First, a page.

You and your doctor. Does being assertive ever come across as being combative?

Dr Gary
By Dr GaryCA Latest Reply 2015-01-09 13:17:43 -0600
Started 2015-01-09 13:17:43 -0600

Recently, one of my clients had a bad experience at her doctor’s office. She waited well over an hour. She felt the doctor was dismissive when she brought up a symptom she was experiencing. And when she reviewed the charges to the insurance company, she questioned one of her doctor’s charges.

She decided to let him know exactly how she felt about the way things had gone.

And guess what happened? He fired her as a patient.

I think that few people would disagree with the current thinking that patients benefit from taking responsibility for their own healthcare. Even doctors agree. Among other things, taking more responsibility means making the best use of the time you have with your doctor. Doing your own research on your condition and its treatment so you can ask your doctor questions. Keeping all of your doctors in the loop on medications. Making sure you stay on top of test results.

Communication with your doctor is an important part of getting the best possible care.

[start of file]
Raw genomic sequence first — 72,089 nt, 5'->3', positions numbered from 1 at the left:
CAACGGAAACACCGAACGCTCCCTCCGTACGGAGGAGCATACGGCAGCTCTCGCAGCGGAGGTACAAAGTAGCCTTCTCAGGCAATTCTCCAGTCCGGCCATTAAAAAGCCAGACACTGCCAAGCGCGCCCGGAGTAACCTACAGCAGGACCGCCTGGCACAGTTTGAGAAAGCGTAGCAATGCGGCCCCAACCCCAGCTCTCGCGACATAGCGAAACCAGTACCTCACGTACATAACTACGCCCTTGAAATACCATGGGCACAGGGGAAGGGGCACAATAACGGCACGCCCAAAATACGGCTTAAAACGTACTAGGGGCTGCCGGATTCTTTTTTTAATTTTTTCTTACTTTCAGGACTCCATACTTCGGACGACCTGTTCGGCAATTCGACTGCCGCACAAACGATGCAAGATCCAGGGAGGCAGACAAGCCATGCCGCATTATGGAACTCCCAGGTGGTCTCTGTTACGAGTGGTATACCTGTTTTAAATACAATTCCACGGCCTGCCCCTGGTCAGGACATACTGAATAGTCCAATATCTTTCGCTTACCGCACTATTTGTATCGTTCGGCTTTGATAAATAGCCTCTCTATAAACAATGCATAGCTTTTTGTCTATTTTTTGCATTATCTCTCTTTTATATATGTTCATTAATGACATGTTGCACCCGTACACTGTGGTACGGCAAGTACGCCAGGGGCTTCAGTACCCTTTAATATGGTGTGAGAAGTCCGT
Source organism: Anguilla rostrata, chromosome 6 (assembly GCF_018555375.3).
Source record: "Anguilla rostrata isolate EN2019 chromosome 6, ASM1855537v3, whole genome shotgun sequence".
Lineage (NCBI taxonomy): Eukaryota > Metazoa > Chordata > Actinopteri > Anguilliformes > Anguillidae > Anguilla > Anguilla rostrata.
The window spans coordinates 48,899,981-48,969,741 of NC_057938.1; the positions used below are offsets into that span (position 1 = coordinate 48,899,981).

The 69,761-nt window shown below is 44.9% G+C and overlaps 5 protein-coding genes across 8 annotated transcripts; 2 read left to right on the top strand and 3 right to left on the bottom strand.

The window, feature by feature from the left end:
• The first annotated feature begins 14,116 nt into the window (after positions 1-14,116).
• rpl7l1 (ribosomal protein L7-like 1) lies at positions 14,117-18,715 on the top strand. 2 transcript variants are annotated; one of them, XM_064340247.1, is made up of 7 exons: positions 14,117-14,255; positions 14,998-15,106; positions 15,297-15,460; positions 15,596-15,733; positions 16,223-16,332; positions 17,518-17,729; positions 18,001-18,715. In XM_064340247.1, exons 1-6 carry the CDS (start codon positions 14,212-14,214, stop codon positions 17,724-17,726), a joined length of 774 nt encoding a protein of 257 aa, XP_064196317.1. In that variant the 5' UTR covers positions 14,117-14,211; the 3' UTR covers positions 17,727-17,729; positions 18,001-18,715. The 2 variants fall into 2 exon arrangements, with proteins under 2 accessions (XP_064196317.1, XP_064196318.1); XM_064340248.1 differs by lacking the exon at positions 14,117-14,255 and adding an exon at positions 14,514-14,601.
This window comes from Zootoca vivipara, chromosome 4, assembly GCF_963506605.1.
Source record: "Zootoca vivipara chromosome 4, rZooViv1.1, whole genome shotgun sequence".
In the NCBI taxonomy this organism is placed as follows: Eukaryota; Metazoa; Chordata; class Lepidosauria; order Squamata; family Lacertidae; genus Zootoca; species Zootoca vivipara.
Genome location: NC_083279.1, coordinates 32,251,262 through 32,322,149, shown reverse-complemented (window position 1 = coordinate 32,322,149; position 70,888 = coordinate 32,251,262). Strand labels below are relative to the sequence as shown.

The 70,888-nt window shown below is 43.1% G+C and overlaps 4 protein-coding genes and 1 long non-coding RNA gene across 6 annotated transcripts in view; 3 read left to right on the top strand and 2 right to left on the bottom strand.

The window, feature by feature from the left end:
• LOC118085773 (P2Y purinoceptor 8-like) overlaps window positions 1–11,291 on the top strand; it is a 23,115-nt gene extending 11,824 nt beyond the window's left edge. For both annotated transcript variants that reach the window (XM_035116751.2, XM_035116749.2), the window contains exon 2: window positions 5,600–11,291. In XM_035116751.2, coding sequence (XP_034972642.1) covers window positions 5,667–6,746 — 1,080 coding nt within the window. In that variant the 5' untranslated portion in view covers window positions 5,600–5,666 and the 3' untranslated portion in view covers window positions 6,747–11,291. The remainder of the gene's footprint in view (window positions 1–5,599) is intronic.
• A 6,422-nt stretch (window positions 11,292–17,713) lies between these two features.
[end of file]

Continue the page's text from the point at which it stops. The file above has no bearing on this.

A question: Are there are times when the best approach is the direct approach? And are there times when it’s best to let something go?

Here’s a link to an article I posted awhile back:

http://www.heartconnect.com/heart-conditions-...

Is it ever advisable to take a step back and consider your perspective before you act? In other words, is your frustration or anger at your doctor based on an ideal world and the real world in the current healthcare environment?

Do you feel like you have to “manage” the relationship with your doctor? What you say but also how you say it?

Or do you feel like you can speak freely and openly at all times?

I’m really interested to know your thoughts and experiences on this topic!


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